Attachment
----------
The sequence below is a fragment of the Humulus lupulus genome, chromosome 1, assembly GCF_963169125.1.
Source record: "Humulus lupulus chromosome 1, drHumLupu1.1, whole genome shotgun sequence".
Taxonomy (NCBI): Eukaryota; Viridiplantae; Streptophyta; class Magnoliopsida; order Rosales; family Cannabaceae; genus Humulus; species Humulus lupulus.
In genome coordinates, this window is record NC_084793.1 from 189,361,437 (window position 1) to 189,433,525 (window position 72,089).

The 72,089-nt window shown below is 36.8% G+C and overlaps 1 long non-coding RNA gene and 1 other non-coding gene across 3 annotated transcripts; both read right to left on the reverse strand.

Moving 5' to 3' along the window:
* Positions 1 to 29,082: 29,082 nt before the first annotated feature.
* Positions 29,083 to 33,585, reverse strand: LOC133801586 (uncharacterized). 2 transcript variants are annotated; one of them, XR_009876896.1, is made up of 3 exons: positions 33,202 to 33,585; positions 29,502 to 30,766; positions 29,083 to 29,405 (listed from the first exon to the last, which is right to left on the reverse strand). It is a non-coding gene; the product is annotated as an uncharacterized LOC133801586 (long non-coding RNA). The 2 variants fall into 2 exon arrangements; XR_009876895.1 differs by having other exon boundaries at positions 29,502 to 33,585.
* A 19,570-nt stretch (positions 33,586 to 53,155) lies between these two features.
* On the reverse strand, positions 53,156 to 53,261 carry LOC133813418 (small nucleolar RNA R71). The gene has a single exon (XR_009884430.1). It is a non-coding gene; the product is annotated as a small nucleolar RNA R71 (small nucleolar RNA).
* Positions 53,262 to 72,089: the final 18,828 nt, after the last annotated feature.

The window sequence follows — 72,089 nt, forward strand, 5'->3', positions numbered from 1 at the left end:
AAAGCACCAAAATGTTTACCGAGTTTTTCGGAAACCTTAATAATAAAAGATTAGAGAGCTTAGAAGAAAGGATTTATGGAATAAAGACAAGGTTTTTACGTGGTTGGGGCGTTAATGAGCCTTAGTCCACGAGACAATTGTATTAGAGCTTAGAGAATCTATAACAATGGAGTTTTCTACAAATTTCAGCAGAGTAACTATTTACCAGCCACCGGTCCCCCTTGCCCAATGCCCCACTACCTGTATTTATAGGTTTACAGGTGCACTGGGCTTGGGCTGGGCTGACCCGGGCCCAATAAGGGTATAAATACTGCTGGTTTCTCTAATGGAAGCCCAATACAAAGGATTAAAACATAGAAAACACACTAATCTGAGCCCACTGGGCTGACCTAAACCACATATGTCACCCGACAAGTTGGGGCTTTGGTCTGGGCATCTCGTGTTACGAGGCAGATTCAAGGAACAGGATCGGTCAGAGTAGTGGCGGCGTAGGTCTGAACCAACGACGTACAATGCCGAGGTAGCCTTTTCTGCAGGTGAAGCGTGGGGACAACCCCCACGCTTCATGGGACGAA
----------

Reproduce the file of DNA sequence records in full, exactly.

The sequence below is a fragment of the Humulus lupulus genome, chromosome 1, assembly GCF_963169125.1.
Source record: "Humulus lupulus chromosome 1, drHumLupu1.1, whole genome shotgun sequence".
Taxonomy (NCBI): Eukaryota; Viridiplantae; Streptophyta; class Magnoliopsida; order Rosales; family Cannabaceae; genus Humulus; species Humulus lupulus.
In genome coordinates, this window is record NC_084793.1 from 189,361,437 (window position 1) to 189,433,525 (window position 72,089).

The 72,089-nt window shown below is 36.8% G+C and overlaps 1 long non-coding RNA gene and 1 other non-coding gene across 3 annotated transcripts; both read right to left on the reverse strand.

Moving 5' to 3' along the window:
* Positions 1 to 29,082: 29,082 nt before the first annotated feature.
* Positions 29,083 to 33,585, reverse strand: LOC133801586 (uncharacterized). 2 transcript variants are annotated; one of them, XR_009876896.1, is made up of 3 exons: positions 33,202 to 33,585; positions 29,502 to 30,766; positions 29,083 to 29,405 (listed from the first exon to the last, which is right to left on the reverse strand). It is a non-coding gene; the product is annotated as an uncharacterized LOC133801586 (long non-coding RNA). The 2 variants fall into 2 exon arrangements; XR_009876895.1 differs by having other exon boundaries at positions 29,502 to 33,585.
* A 19,570-nt stretch (positions 33,586 to 53,155) lies between these two features.
* On the reverse strand, positions 53,156 to 53,261 carry LOC133813418 (small nucleolar RNA R71). The gene has a single exon (XR_009884430.1). It is a non-coding gene; the product is annotated as a small nucleolar RNA R71 (small nucleolar RNA).
* Positions 53,262 to 72,089: the final 18,828 nt, after the last annotated feature.

The window sequence follows — 72,089 nt, forward strand, 5'->3', positions numbered from 1 at the left end:
AAAGCACCAAAATGTTTACCGAGTTTTTCGGAAACCTTAATAATAAAAGATTAGAGAGCTTAGAAGAAAGGATTTATGGAATAAAGACAAGGTTTTTACGTGGTTGGGGCGTTAATGAGCCTTAGTCCACGAGACAATTGTATTAGAGCTTAGAGAATCTATAACAATGGAGTTTTCTACAAATTTCAGCAGAGTAACTATTTACCAGCCACCGGTCCCCCTTGCCCAATGCCCCACTACCTGTATTTATAGGTTTACAGGTGCACTGGGCTTGGGCTGGGCTGACCCGGGCCCAATAAGGGTATAAATACTGCTGGTTTCTCTAATGGAAGCCCAATACAAAGGATTAAAACATAGAAAACACACTAATCTGAGCCCACTGGGCTGACCTAAACCACATATGTCACCCGACAAGTTGGGGCTTTGGTCTGGGCATCTCGTGTTACGAGGCAGATTCAAGGAACAGGATCGGTCAGAGTAGTGGCGGCGTAGGTCTGAACCAACGACGTACAATGCCGAGGTAGCCTTTTCTGCAGGTGAAGCGTGGGGACAACCCCCACGCTTCATGGGACGAA